HAM: In my own country there was a lot of pride and a sense of ownership from a film that travelled so much abroad. For sure, there were conservatives who were against it, and women making films. But I always say what I want to without trying to offend or clash with them—I do think there’s a little bit of space for that. In the arab world in general, people didn’t believe in our project. When we were trying to find financers, it was difficult to sell a story about a young Saudi girl’s everyday life. It wasn’t ”dramatically appealing” enough: subtle doesn’t sell much in the Middle East. 

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DD: Did you fear a conservative backlash in your own country?

HAM: I wasn’t afraid of someone trying to kill me, because I try not to do anything that will provoke people to that extent. I push them a little here and there, but I do it gently, within the boundaries. There is a long list of things you shouldn’t do in the media, and I followed it.

DD: What was the most challenging aspect of shooting the film?

HAM:Because of gender segregation, I wasn’t able to be outside when we were shooting in the streets. Access to locations was often difficult. In general, we were starting from nothing. There is no film heritage or tradition here like in Europe. Everything was done for the first time.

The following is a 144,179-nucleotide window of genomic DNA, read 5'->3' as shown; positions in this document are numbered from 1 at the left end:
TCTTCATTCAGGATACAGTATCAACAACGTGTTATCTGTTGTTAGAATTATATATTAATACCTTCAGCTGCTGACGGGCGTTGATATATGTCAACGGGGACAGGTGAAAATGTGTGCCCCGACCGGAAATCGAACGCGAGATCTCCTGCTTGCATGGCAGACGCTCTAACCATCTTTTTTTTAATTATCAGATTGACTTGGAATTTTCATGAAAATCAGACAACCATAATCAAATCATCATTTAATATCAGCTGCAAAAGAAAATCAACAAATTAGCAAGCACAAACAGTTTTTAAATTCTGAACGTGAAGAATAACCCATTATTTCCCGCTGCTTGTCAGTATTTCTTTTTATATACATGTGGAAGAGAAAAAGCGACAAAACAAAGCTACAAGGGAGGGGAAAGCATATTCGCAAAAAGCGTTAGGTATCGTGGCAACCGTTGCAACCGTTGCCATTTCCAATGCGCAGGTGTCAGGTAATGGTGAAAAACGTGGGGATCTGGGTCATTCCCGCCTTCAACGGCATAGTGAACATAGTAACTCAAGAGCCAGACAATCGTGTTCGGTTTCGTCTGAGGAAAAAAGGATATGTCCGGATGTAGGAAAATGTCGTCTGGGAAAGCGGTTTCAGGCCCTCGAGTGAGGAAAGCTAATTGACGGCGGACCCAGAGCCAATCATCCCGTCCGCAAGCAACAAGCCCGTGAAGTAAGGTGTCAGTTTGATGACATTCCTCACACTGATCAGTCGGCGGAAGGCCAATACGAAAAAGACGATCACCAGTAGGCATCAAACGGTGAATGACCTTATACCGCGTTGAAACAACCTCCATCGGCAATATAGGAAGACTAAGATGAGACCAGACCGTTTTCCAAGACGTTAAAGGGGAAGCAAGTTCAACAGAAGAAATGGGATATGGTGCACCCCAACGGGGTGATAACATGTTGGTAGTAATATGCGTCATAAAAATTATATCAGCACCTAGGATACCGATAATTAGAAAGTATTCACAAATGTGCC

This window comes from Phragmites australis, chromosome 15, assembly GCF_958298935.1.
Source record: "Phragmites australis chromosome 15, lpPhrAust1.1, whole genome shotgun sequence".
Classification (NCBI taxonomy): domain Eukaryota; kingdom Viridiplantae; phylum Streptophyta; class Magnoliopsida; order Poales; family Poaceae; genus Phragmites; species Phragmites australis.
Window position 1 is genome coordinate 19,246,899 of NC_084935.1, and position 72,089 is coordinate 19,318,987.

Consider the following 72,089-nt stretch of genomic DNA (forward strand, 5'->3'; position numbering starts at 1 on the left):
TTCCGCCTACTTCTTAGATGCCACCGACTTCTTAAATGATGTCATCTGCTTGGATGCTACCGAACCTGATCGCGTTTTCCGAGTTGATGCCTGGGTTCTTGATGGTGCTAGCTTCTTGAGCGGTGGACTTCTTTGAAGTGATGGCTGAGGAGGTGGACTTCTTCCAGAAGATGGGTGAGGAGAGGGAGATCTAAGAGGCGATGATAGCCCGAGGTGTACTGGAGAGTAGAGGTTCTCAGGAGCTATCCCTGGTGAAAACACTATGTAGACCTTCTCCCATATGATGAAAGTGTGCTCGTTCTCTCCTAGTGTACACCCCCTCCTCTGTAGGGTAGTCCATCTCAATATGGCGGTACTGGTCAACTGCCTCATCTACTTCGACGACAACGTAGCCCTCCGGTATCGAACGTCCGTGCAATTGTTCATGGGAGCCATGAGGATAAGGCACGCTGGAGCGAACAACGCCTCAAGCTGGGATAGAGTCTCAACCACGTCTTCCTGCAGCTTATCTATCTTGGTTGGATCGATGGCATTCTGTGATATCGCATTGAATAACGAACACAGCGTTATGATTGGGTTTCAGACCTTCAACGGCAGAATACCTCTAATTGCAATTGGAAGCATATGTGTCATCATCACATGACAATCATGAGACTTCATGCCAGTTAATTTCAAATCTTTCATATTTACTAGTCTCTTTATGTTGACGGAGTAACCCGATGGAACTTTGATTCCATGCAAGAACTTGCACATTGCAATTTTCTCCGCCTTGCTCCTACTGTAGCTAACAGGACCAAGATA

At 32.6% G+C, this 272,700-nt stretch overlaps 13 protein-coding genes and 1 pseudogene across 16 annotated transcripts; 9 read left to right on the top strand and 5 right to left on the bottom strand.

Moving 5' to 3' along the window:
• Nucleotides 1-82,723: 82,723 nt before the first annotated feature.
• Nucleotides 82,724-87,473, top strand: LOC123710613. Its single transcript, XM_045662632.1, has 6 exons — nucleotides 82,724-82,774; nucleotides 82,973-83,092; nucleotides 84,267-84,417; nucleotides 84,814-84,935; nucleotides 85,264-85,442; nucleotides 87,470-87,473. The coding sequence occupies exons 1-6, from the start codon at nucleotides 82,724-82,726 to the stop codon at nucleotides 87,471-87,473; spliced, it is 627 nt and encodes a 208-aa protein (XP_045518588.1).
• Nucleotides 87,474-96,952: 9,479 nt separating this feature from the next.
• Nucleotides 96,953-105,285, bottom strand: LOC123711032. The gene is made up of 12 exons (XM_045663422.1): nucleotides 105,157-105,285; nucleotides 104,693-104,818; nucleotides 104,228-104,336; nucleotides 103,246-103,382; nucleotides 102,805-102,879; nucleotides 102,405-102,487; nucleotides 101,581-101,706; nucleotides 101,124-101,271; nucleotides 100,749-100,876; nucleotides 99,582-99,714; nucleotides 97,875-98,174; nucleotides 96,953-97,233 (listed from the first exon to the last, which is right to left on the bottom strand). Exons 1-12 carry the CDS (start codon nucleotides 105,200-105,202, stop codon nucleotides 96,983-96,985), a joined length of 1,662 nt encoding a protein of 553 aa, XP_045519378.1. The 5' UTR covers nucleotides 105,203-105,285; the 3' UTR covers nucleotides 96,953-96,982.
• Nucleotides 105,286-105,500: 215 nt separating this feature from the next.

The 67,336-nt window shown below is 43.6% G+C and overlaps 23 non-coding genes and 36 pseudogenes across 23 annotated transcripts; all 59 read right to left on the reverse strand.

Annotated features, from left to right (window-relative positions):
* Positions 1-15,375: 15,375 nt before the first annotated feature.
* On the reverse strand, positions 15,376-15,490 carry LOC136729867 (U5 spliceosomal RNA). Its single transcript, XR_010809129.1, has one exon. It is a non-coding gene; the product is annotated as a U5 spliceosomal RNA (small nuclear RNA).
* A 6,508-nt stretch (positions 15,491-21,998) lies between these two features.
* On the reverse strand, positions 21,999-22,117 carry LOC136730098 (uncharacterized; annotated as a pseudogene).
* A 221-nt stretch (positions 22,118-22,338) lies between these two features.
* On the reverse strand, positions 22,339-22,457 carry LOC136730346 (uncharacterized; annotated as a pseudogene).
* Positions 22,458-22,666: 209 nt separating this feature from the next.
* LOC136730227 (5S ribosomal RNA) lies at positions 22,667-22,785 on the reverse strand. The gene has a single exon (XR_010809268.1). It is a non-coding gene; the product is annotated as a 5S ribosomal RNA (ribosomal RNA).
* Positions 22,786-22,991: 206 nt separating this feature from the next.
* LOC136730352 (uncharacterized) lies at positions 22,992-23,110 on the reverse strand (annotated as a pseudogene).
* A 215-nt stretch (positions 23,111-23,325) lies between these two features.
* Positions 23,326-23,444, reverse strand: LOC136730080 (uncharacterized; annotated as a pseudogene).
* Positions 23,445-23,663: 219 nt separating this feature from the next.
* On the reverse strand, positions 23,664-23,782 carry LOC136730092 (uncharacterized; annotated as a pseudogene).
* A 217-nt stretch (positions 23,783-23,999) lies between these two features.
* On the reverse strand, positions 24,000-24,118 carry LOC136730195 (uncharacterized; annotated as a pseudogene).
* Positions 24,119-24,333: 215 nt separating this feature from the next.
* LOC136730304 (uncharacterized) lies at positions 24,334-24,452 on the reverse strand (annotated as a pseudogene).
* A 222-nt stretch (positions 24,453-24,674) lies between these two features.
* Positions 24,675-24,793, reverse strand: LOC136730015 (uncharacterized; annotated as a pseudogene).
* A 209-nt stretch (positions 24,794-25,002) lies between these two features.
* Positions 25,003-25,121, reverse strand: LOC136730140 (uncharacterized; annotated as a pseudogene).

DD: Do you consider Wadjda an accurate portrayal of how most young girls grow up in Saudi Arabia today?

HAM: Oh, definitely. I based a lot of it on a very cute and cheerful girl I went to public school with, and my own childhood. Things aren’t that different now, except that kids have huge access to information on the internet, video games, and cable television. In my time we only had a few channels, and videos my father sometimes rented from Blockbuster. 

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DD: Speaking of video games, I thought it was interesting how Wadjda buys one to to help her memorise the Koran. Is that something a lot of Saudi kids do these days?

HAM: Yeah, at a very early age. Its part of our culture.

DD:At almost every turn, Wadjda faces oppression of some kind. Do you see her as a heroine or victim?